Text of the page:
With more than 8 million employers and 130 million workers in its jurisdiction, the odds of your business getting a surprise OSHA inspection are likely pretty low.
That’s because the Occupational Safety and Health Administration (OSHA) relies on a team of only about 2,000 inspectors to visit worksites and ensure employers are complying with applicable rules and regulations.
To give you an idea, in 2014 OSHA inspectors conducted 36, 163 federal inspections and 47, 217 State Plan inspections. That’s a total of about 83,000 inspections out of the several million workplaces the agency covers.
In order to focus its limited resources on the most hazardous worksites, the agency has established six main inspection priorities to prompt an OSHA investigation:
But even though the odds of any given worksite that doesn’t fall into one of these categories being inspected are pretty low, employers should have a plan in place in case OSHA ever does pay them a visit.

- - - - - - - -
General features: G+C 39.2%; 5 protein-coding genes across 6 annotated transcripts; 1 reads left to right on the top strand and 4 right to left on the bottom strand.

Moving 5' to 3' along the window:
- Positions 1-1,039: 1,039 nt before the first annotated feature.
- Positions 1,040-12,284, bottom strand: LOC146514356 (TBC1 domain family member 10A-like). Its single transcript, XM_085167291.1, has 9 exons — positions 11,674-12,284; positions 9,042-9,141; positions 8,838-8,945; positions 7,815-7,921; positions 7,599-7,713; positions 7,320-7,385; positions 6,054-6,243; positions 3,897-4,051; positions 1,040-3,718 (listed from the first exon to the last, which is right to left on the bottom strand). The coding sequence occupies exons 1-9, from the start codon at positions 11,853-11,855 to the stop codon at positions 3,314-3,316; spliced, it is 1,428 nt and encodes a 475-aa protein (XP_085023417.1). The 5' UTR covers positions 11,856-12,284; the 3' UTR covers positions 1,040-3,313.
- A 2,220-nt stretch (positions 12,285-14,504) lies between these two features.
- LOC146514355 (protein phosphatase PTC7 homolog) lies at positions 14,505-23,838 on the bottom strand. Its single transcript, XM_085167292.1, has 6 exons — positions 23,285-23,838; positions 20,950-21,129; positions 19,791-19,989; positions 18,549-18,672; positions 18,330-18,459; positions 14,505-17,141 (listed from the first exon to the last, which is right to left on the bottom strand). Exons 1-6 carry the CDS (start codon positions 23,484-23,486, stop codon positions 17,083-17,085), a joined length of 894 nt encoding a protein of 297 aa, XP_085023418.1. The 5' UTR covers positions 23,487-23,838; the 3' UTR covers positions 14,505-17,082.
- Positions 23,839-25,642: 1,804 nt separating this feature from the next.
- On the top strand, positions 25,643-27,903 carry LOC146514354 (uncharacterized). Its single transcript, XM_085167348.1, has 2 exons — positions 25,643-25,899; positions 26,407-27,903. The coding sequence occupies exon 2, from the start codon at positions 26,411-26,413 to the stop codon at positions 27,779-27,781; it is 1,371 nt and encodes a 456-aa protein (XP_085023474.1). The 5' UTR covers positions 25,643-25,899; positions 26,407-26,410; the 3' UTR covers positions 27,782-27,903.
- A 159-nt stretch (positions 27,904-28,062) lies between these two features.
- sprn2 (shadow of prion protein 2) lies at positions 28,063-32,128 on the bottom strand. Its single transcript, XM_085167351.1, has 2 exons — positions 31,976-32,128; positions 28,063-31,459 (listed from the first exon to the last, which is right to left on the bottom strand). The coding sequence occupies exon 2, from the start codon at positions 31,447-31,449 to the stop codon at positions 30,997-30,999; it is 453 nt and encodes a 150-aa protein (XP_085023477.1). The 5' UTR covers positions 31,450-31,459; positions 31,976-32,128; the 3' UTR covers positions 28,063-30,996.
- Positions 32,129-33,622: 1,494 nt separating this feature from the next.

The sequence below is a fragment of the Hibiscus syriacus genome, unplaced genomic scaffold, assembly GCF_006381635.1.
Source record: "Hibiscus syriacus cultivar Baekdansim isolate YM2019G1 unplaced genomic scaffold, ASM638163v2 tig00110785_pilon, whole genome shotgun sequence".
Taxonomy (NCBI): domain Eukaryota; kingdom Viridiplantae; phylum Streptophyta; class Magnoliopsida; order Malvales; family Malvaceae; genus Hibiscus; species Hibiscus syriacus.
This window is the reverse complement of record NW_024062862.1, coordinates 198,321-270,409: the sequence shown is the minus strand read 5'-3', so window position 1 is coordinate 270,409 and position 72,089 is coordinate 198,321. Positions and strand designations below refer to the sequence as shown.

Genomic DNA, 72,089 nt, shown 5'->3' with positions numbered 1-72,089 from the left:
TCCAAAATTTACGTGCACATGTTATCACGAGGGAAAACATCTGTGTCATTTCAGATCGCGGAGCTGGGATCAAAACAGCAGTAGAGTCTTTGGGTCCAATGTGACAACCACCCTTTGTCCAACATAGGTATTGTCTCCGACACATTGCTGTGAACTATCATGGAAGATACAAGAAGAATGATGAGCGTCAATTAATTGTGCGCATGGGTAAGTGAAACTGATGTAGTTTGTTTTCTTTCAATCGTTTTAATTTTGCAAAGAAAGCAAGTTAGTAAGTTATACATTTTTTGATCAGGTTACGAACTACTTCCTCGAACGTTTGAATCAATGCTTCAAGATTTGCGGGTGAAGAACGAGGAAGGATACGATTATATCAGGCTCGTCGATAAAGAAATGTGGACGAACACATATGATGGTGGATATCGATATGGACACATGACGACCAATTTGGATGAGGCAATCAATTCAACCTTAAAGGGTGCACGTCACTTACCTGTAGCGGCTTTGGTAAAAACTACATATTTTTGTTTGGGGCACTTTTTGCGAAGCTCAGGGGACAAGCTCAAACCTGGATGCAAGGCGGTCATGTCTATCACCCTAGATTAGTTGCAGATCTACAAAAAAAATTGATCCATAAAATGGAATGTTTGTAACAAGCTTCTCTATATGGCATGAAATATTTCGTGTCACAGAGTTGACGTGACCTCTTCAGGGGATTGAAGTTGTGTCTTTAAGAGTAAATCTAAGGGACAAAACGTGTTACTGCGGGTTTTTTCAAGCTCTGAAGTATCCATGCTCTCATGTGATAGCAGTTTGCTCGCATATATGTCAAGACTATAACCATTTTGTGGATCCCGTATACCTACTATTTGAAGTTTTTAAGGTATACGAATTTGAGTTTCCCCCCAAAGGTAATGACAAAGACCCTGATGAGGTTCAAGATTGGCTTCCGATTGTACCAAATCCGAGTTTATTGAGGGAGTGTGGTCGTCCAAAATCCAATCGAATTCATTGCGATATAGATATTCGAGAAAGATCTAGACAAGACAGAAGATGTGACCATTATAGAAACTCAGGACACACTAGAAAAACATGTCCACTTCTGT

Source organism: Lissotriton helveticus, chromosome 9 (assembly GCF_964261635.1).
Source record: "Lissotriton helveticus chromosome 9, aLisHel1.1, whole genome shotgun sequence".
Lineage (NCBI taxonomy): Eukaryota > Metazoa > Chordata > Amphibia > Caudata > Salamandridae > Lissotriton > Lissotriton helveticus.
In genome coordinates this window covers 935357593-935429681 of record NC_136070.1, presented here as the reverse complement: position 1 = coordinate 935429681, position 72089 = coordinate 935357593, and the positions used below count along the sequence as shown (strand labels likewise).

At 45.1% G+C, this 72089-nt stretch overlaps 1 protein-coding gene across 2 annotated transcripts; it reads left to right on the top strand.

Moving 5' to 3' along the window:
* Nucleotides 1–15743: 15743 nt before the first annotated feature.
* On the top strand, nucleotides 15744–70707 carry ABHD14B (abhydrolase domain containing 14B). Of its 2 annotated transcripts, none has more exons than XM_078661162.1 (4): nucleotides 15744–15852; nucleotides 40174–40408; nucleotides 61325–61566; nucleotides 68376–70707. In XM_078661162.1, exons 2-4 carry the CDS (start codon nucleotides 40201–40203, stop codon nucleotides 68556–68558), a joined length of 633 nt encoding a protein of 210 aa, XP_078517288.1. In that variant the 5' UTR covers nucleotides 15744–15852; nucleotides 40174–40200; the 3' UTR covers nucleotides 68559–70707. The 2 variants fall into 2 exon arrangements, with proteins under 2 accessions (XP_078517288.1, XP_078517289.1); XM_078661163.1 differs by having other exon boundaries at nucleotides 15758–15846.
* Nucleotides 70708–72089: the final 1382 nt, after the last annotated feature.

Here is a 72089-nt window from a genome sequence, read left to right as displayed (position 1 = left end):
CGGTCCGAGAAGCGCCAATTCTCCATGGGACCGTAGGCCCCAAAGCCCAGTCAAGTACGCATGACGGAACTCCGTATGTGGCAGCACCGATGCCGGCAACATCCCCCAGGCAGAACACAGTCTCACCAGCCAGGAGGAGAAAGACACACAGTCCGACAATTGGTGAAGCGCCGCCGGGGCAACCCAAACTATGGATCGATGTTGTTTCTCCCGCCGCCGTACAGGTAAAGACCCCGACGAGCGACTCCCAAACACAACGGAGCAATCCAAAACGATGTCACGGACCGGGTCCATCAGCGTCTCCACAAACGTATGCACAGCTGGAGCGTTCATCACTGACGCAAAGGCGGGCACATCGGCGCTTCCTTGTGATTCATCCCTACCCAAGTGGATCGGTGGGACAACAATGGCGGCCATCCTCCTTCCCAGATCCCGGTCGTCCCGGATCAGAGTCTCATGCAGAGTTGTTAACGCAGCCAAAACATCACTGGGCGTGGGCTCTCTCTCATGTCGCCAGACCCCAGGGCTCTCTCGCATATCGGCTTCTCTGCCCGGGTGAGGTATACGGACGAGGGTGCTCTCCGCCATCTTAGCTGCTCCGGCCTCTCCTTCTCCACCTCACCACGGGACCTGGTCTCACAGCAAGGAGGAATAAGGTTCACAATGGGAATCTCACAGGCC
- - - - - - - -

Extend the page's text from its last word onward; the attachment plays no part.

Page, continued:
The majority of inspections are conducted without advanced warning, which means preparing for an inspection is not an overnight process. In reality, the best way to prepare for an OSHA investigation is to limit the likelihood of an investigation occurring. (A “the best offense is a good defense” approach.) That means implementing a proactive safety program designed to identify and prevent on-the-job accidents.
There are three main components of an OSHA inspection:
If, at the end of the closing conference, the OSHA inspection report identifies any hazards or violations, employers should make correcting the problems quickly a main priority, even if formal citations have not yet been filed.
While the odds of your organization getting a surprise OSHA inspection may be relatively low, workplace safety should still be at the top of every employer’s priority list. Creating a culture of workplace safety standards not only minimizes the risk of on-the-job accidents, but also helps ensures your employees remain happy, healthy and productive.